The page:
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Are Girl Scout Cookies Biodiversity Killers and Censorship Monsters?

Tiffany Finley | Wednesday May 25th, 2011 | 0 Comments

Palm oil being refined in West Africa

With $700 million annual revenue from cookie sales, Girls Scouts has recently come under fire for not only failing to adequately address, but for unethically censoring critiques of the company regarding its palm oil use. The organization has claimed to have done its part by joining the Roundtable on Sustainable Palm Oil (RSPO), but critics say that is hardly a solution. RSPO is not a certification for sourcing ethical, fair, and ecologically-sound palm oil. It is a forum to discuss and review issues related to palm oil, and it does not require hard commitments to sourcing from sustainably harvested palm oil.

Labor ethics, habitat destruction, and biodiversity loss are the key issues surrounding the heated palm oil debate. Girl Scouts is not the only organization to come under fire from concerned citizens and environmental groups. Hersheys, Cargill, and numerous other food and agricultural companies have been targeted to change their sourcing. Palm oil is believed to have a high rate of slave and child labor, a sadly ironic investment for an organization like Girl Scouts that is dedicated to the empowerment and advancement of girls and young women. It is also a key source of deforestation, with numbers ranging in the tens of thousands of square miles of rainforest destroyed in Southeast Asia, where there is little regulation. This in turn has pushed numerous species to near extinction.

As awareness around the topic has grown, citizens are organizing awareness campaigns, including the “Day of Action” that Girl Scout supporters organized at the beginning of the month. On this day, individual scouts, concerned cookie consumers, as well as human rights and environmental advocates wrote their concerns on the Girl Scouts Facebook wall. In place of issuing a statement recognizing the concern by their scouts and customers, the organization deleted all of the unfavorable comments related to palm oil. Their public response stated their participation in the RSPO, to which they equated to sourcing from solely sustainable and ethical sources. As RSPO requires no such commitment, and the Girl Scouts organization has made no such public commitment, it is difficult to say what type of publicity stunt the organization hoped to achieve.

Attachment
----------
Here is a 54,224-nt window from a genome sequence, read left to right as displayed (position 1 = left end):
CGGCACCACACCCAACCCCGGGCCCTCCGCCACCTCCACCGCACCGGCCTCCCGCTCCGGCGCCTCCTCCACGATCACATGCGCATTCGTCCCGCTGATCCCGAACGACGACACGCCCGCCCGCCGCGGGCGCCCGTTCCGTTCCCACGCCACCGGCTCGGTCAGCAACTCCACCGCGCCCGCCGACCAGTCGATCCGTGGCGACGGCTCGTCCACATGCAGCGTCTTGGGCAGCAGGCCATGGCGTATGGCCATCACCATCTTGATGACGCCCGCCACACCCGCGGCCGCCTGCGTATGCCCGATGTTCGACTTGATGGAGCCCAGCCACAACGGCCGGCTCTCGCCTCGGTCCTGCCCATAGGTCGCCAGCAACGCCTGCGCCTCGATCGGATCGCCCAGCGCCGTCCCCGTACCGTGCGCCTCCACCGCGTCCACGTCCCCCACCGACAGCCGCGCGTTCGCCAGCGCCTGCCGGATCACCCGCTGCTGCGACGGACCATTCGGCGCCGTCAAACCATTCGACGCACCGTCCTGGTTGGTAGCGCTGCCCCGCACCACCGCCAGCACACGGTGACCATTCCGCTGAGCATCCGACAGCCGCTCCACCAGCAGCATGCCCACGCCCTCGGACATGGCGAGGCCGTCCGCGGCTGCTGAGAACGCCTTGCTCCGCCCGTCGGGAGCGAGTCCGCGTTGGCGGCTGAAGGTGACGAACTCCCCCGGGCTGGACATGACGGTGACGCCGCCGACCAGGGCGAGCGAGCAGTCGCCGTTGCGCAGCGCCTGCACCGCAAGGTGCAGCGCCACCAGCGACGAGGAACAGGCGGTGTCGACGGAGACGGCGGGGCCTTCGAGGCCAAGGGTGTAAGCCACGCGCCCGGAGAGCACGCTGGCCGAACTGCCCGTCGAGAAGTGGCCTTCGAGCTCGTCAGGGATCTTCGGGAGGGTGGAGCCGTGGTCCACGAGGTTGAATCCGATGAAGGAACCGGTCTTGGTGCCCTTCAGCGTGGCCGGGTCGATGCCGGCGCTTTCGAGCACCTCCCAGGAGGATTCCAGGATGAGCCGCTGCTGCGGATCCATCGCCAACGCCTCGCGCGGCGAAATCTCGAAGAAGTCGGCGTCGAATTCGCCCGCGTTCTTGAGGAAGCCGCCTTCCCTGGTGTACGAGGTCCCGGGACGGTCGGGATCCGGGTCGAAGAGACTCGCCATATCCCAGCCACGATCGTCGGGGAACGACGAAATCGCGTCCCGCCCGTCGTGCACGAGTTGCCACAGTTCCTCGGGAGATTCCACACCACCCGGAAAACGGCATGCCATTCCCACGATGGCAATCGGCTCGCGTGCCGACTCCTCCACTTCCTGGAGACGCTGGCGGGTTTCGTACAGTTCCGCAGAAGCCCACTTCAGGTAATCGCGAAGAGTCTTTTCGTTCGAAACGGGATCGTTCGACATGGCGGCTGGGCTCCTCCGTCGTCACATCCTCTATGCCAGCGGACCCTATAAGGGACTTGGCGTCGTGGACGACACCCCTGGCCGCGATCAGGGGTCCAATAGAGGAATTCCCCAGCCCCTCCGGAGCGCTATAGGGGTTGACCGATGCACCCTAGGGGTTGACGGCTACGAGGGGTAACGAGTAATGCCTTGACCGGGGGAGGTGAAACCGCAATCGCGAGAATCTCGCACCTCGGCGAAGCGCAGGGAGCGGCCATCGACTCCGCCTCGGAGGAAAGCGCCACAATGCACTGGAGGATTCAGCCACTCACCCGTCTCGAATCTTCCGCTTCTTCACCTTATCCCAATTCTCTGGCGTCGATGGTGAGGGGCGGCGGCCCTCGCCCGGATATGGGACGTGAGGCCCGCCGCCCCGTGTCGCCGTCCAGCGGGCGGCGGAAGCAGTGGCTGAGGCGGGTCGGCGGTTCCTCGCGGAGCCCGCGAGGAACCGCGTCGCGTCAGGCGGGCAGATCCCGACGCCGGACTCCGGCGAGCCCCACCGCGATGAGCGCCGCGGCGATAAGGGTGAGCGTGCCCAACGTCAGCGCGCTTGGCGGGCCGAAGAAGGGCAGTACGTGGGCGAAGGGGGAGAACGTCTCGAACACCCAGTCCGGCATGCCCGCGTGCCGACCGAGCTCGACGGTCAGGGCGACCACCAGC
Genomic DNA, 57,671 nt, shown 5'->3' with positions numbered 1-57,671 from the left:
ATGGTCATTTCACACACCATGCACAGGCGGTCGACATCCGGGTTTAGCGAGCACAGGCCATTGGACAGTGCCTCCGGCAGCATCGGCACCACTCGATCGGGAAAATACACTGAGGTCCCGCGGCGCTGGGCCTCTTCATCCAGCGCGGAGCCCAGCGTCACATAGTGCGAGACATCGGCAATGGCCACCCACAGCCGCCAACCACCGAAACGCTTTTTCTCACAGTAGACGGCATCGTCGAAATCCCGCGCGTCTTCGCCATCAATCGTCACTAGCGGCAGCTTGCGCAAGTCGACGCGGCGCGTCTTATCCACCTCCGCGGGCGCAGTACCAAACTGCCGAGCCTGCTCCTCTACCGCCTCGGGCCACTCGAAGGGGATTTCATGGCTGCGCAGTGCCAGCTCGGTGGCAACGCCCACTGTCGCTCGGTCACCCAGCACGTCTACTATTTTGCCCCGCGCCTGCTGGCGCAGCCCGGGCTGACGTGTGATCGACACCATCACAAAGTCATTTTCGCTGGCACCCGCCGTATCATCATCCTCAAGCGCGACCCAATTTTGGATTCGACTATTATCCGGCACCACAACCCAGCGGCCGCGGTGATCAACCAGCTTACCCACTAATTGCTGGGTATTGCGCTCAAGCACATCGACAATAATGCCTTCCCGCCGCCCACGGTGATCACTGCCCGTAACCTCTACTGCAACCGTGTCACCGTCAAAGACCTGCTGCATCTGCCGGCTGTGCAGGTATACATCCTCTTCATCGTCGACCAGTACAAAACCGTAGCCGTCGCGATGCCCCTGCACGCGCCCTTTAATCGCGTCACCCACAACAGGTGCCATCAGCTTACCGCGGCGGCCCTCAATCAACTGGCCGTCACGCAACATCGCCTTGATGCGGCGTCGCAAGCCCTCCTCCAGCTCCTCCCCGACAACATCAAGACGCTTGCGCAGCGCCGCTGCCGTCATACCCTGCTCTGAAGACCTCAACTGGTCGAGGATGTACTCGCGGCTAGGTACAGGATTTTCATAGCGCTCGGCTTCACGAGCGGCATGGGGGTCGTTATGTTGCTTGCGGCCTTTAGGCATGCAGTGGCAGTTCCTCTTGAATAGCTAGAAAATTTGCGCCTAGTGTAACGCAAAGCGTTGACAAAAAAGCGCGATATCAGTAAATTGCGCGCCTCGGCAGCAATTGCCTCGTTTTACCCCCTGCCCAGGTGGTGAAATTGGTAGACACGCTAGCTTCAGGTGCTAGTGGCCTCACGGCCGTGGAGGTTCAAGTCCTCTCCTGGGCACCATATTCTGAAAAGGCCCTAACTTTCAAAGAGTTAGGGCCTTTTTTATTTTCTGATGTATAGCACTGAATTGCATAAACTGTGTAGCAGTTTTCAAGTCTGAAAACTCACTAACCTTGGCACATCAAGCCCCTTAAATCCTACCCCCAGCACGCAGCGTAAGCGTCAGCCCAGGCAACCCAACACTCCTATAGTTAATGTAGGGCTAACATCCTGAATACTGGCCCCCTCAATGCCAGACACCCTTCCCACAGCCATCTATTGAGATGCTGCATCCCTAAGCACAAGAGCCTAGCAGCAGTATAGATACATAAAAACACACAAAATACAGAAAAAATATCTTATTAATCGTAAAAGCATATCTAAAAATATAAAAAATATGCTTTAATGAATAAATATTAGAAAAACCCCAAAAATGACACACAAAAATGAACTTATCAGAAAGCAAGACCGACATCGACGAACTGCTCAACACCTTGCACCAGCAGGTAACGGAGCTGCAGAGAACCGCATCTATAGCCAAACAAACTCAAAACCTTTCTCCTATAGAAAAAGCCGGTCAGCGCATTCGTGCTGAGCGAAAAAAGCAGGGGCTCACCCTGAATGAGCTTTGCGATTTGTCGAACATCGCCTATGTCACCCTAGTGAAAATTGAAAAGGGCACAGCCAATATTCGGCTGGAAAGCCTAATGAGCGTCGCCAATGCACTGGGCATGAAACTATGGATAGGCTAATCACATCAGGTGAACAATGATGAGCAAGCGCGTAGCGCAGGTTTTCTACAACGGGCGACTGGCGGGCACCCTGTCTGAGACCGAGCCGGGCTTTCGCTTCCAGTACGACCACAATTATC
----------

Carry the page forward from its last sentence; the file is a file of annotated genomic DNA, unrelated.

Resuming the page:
The deletion of comments and inaccurate statement regarding RSPO has led to serious concern about and reduced consumer loyalty to the Girl Scouts. In the age of increased transparency and responsibility in business, the organization’s response was woefully un-strategic and untruthful. As major companies like Unilever, Nestle’s and McDonalds have made commitments to exclusively source from sustainably certified palm oil, it appears the Girls Scouts have missed out on a great opportunity. Consumer research shows that typical consumers are forgiving of most companies that take immediate concrete steps toward improvement following a scandal. The Girls Scouts censorship and misguided information regarding RSPO will not gain the organization trust from consumers.

As the cookie season comes to a close, we will await next year’s cookie sales to see how and if the company has put orangutans, child labor, and transparency on the forefront of its agenda.

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